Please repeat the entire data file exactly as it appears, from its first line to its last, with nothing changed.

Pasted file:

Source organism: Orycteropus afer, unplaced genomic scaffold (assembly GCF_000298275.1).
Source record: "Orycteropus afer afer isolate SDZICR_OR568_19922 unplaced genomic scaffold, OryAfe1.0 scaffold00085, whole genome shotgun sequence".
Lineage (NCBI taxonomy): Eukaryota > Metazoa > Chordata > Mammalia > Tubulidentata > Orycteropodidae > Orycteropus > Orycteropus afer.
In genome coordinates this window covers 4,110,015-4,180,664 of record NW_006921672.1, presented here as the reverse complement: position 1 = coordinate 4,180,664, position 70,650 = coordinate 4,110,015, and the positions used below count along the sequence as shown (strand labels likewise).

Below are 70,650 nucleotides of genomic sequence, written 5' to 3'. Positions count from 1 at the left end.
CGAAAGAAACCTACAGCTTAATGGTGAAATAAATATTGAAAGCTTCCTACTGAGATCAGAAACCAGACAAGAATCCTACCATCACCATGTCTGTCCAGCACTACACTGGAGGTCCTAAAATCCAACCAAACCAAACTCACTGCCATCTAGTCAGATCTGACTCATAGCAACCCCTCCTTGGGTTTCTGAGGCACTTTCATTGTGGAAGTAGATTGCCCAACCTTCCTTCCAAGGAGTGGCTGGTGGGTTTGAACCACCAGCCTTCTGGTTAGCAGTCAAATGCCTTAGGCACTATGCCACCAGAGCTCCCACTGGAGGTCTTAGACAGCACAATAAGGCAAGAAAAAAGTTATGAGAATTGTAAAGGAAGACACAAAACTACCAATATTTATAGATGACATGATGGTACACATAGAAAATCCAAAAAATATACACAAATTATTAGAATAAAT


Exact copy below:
Source organism: Orycteropus afer, unplaced genomic scaffold (assembly GCF_000298275.1).
Source record: "Orycteropus afer afer isolate SDZICR_OR568_19922 unplaced genomic scaffold, OryAfe1.0 scaffold00085, whole genome shotgun sequence".
Lineage (NCBI taxonomy): Eukaryota > Metazoa > Chordata > Mammalia > Tubulidentata > Orycteropodidae > Orycteropus > Orycteropus afer.
In genome coordinates this window covers 4,110,015-4,180,664 of record NW_006921672.1, presented here as the reverse complement: position 1 = coordinate 4,180,664, position 70,650 = coordinate 4,110,015, and the positions used below count along the sequence as shown (strand labels likewise).

Below are 70,650 nucleotides of genomic sequence, written 5' to 3'. Positions count from 1 at the left end.
CGAAAGAAACCTACAGCTTAATGGTGAAATAAATATTGAAAGCTTCCTACTGAGATCAGAAACCAGACAAGAATCCTACCATCACCATGTCTGTCCAGCACTACACTGGAGGTCCTAAAATCCAACCAAACCAAACTCACTGCCATCTAGTCAGATCTGACTCATAGCAACCCCTCCTTGGGTTTCTGAGGCACTTTCATTGTGGAAGTAGATTGCCCAACCTTCCTTCCAAGGAGTGGCTGGTGGGTTTGAACCACCAGCCTTCTGGTTAGCAGTCAAATGCCTTAGGCACTATGCCACCAGAGCTCCCACTGGAGGTCTTAGACAGCACAATAAGGCAAGAAAAAAGTTATGAGAATTGTAAAGGAAGACACAAAACTACCAATATTTATAGATGACATGATGGTACACATAGAAAATCCAAAAAATATACACAAATTATTAGAATAAAT